QUEUE is a video-based platform devoted to providing an intimate, first-hand look into the daily lives of artists. Highlighting a new body of work, each series includes five short videos, all of which are shot and recorded by the featured artist themself. Raw, authentic, and straight from the source, the series is based in storytelling, chronicling a set range of topics from childhood memories to studio practice to major influences and values. The casual nature of the platform paired with the artist’s power of agency throughout its creation offers a unique and relatable approach to familiarizing the viewer with the face behind the work.
The inaugural iteration of QUEUE follows Detroit-native Cydney Camp: from growing up as a musician to working a corporate job prior to embracing her art practice full time, viewers are invited to learn about the simple details that make up Camp’s character as well as the major life events that have guided her to where she is today. In her work, Camp lovingly deconstructs the figure to explore the complexities of contemporary life. She depicts Black subjects existing in familiar yet alternative realities, their multitude of identities and modes of being probing nonlinear lived experiences in real time. A number of works created for QUEUE are of the first Camp has painted from live sittings, a process she’s warmly adapted since welcoming a new community of artists and friends at Cranbrook Academy of Art where she will be a second-year painting student this fall.
Meet Cydney Camp. Learn about the artist’s love for music, cooking and reading amongst other hobbies outside of artmaking. She shares her story of living with a chronic illness and her hope to inspire people who may be dealing with similar challenges.
Camp discusses her unconventional path to pursuing a career as an artist: from growing up as a musician, to studying political science at Michigan State University, to working a corporate job in economic development post-grad, it wasn’t until 2017 that Camp first experimented with oil paint. She reflects on efforts to establish a sustainable business model as an artist, as well as notable lessons learned in her first year at Cranbrook.
Take a look inside the artist’s studio: Camp guides the viewer around her workspace and offers insight into the intentions that drive her practice. Exploring themes of identity in her paintings, particularly within the Black community, live painting footage reveals a unique understanding of her emotive and intuitive approach to figuration.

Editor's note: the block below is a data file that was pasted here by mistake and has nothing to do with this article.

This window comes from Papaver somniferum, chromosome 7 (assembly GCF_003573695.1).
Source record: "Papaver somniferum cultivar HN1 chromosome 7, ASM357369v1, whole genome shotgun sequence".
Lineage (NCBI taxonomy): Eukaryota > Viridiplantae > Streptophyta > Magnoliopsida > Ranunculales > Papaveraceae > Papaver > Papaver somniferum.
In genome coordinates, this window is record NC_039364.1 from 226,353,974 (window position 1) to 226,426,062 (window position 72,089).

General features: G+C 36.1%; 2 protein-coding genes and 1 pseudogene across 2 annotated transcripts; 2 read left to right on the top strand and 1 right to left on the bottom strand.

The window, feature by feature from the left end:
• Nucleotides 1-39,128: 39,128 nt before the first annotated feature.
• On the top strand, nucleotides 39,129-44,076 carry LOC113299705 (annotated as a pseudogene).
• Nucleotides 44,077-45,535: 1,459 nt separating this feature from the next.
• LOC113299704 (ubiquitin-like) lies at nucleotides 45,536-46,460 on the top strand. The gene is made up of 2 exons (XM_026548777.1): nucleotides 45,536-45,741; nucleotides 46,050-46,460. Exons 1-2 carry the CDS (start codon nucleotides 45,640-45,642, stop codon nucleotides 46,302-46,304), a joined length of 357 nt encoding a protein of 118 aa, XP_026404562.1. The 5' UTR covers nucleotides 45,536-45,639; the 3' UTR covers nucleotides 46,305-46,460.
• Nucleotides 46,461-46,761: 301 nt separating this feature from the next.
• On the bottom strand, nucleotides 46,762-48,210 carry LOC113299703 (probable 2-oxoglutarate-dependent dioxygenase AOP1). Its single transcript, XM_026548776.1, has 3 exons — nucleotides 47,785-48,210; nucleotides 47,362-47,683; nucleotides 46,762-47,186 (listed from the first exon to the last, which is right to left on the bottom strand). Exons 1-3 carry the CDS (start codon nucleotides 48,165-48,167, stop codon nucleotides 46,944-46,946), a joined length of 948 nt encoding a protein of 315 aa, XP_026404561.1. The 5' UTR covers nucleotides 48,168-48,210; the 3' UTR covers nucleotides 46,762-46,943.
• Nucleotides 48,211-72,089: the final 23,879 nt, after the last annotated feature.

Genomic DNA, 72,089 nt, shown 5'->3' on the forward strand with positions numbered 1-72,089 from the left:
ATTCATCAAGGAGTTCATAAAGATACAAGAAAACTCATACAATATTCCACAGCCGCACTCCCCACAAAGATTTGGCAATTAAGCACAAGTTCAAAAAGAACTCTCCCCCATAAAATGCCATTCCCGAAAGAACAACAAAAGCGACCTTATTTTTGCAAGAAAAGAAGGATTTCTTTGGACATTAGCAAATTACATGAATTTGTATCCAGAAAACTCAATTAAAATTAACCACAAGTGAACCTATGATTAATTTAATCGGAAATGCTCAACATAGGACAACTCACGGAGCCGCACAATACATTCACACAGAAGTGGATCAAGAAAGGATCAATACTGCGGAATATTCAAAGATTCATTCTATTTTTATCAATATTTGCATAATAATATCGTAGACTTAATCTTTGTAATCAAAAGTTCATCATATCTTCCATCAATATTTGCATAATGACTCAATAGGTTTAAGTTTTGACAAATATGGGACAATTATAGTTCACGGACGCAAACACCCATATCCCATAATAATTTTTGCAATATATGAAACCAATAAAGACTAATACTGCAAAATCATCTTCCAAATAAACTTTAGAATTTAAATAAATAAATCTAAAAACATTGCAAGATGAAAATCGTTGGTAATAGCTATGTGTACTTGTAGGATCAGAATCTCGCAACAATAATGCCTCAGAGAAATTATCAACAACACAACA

Camp details the creation of and inspiration behind her paintings “Horsepower” and “Akea Seated.” Portraits of friends and fellow artists Fidelis Joseph and Akea Brionne Brown, the works are of the first Camp has painted from live sittings, a process she’s warmly adapted since welcoming a new community at Cranbrook. Viewers will learn about the objectives that contrive the grand and minute details within each piece.
Wrapping up, Camp considers her future goals as an artist, and reflects on her appreciation for the freedom that defines her creative path. Motivating Camp each day is the ambition to be honest, expressive and raw in a way that uplifts the Black community and resonates with herself and with her viewers.
“My work explores themes of identity, particularly within the Black community—Black women especially. I think it’s important to highlight us and the diversity of our everyday lives through this medium of oil paint which historically is something that has never allowed space for Black people or people of color.”
— Cydney Camp
“I find that there’s a lot of beauty in the moments where I can uplift my community and people who look like me.”
— Cydney Camp
About Cydney Camp
Cydney Camp (b. 1994, Detroit) is an artist whose oil paintings and drawings investigate the Black psyche and experience in America.
She lovingly deconstructs the figure to explore these complexities of contemporary life to depict Black, often femme, subjects existing in familiar yet alternative realities. Her subjects continually come together and fall apart. Their multitude of identities and modes of being probe a nonlinear lived experience in real time. Distorted perspectives, abstract compositional strategies, and a sensorial color palette forms dreamlike scenes that suggest an experience outside the exploitative extraction of the Black body that pervades our broader cultural ethos.